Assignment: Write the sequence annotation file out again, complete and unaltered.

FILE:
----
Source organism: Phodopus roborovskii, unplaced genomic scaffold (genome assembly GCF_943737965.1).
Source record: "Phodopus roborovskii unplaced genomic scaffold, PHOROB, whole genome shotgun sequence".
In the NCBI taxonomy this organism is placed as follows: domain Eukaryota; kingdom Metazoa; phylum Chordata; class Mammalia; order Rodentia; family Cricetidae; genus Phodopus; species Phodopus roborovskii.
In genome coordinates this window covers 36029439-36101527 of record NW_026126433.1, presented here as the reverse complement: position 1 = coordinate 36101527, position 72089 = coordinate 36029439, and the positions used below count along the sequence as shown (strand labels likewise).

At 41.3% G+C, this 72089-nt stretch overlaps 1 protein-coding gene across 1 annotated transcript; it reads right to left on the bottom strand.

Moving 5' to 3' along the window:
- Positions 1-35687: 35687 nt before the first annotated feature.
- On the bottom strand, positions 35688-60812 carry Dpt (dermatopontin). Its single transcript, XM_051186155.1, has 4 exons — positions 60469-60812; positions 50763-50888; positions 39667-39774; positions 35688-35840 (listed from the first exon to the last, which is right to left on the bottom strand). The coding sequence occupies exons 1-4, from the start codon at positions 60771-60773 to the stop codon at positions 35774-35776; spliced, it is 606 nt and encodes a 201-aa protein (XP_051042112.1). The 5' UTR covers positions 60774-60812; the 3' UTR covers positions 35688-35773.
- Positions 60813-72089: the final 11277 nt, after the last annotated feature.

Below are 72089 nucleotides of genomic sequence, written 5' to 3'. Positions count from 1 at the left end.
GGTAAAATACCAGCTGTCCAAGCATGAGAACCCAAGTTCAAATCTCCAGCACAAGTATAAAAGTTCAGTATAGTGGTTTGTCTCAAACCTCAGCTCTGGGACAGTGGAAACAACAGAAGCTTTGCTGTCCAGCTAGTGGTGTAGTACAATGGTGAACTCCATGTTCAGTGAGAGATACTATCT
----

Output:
Source organism: Phodopus roborovskii, unplaced genomic scaffold (genome assembly GCF_943737965.1).
Source record: "Phodopus roborovskii unplaced genomic scaffold, PHOROB, whole genome shotgun sequence".
In the NCBI taxonomy this organism is placed as follows: domain Eukaryota; kingdom Metazoa; phylum Chordata; class Mammalia; order Rodentia; family Cricetidae; genus Phodopus; species Phodopus roborovskii.
In genome coordinates this window covers 36029439-36101527 of record NW_026126433.1, presented here as the reverse complement: position 1 = coordinate 36101527, position 72089 = coordinate 36029439, and the positions used below count along the sequence as shown (strand labels likewise).

At 41.3% G+C, this 72089-nt stretch overlaps 1 protein-coding gene across 1 annotated transcript; it reads right to left on the bottom strand.

Moving 5' to 3' along the window:
- Positions 1-35687: 35687 nt before the first annotated feature.
- On the bottom strand, positions 35688-60812 carry Dpt (dermatopontin). Its single transcript, XM_051186155.1, has 4 exons — positions 60469-60812; positions 50763-50888; positions 39667-39774; positions 35688-35840 (listed from the first exon to the last, which is right to left on the bottom strand). The coding sequence occupies exons 1-4, from the start codon at positions 60771-60773 to the stop codon at positions 35774-35776; spliced, it is 606 nt and encodes a 201-aa protein (XP_051042112.1). The 5' UTR covers positions 60774-60812; the 3' UTR covers positions 35688-35773.
- Positions 60813-72089: the final 11277 nt, after the last annotated feature.

Below are 72089 nucleotides of genomic sequence, written 5' to 3'. Positions count from 1 at the left end.
GGTAAAATACCAGCTGTCCAAGCATGAGAACCCAAGTTCAAATCTCCAGCACAAGTATAAAAGTTCAGTATAGTGGTTTGTCTCAAACCTCAGCTCTGGGACAGTGGAAACAACAGAAGCTTTGCTGTCCAGCTAGTGGTGTAGTACAATGGTGAACTCCATGTTCAGTGAGAGATACTATCT